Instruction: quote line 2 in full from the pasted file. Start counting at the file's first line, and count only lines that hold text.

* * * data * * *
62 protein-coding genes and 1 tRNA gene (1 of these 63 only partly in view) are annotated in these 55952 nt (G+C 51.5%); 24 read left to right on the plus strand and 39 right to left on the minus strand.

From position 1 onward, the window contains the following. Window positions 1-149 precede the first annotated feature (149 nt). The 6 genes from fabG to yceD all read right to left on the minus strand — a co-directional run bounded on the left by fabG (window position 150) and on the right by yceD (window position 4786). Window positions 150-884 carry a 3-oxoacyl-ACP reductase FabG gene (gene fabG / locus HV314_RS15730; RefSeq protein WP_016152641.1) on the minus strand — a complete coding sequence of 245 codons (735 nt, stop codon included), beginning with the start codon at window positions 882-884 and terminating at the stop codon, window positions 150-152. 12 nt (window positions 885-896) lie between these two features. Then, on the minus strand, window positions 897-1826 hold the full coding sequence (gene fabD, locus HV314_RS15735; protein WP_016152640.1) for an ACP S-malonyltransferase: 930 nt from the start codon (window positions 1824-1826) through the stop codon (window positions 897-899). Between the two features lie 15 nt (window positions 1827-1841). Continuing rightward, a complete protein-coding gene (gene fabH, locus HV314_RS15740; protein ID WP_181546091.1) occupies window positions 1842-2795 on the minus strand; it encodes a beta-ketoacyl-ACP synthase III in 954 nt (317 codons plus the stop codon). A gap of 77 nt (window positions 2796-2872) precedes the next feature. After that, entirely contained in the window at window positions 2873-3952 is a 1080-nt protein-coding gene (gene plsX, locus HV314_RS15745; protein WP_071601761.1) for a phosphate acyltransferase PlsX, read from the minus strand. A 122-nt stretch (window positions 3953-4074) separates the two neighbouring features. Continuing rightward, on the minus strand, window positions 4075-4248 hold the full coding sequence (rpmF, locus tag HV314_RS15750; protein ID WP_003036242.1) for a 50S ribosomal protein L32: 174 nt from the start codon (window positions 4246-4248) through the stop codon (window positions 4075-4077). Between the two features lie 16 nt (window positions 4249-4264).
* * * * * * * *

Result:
From position 1 onward, the window contains the following. Window positions 1-149 precede the first annotated feature (149 nt). The 6 genes from fabG to yceD all read right to left on the minus strand — a co-directional run bounded on the left by fabG (window position 150) and on the right by yceD (window position 4786). Window positions 150-884 carry a 3-oxoacyl-ACP reductase FabG gene (gene fabG / locus HV314_RS15730; RefSeq protein WP_016152641.1) on the minus strand — a complete coding sequence of 245 codons (735 nt, stop codon included), beginning with the start codon at window positions 882-884 and terminating at the stop codon, window positions 150-152. 12 nt (window positions 885-896) lie between these two features. Then, on the minus strand, window positions 897-1826 hold the full coding sequence (gene fabD, locus HV314_RS15735; protein WP_016152640.1) for an ACP S-malonyltransferase: 930 nt from the start codon (window positions 1824-1826) through the stop codon (window positions 897-899). Between the two features lie 15 nt (window positions 1827-1841). Continuing rightward, a complete protein-coding gene (gene fabH, locus HV314_RS15740; protein ID WP_181546091.1) occupies window positions 1842-2795 on the minus strand; it encodes a beta-ketoacyl-ACP synthase III in 954 nt (317 codons plus the stop codon). A gap of 77 nt (window positions 2796-2872) precedes the next feature. After that, entirely contained in the window at window positions 2873-3952 is a 1080-nt protein-coding gene (gene plsX, locus HV314_RS15745; protein WP_071601761.1) for a phosphate acyltransferase PlsX, read from the minus strand. A 122-nt stretch (window positions 3953-4074) separates the two neighbouring features. Continuing rightward, on the minus strand, window positions 4075-4248 hold the full coding sequence (rpmF, locus tag HV314_RS15750; protein ID WP_003036242.1) for a 50S ribosomal protein L32: 174 nt from the start codon (window positions 4246-4248) through the stop codon (window positions 4075-4077). Between the two features lie 16 nt (window positions 4249-4264).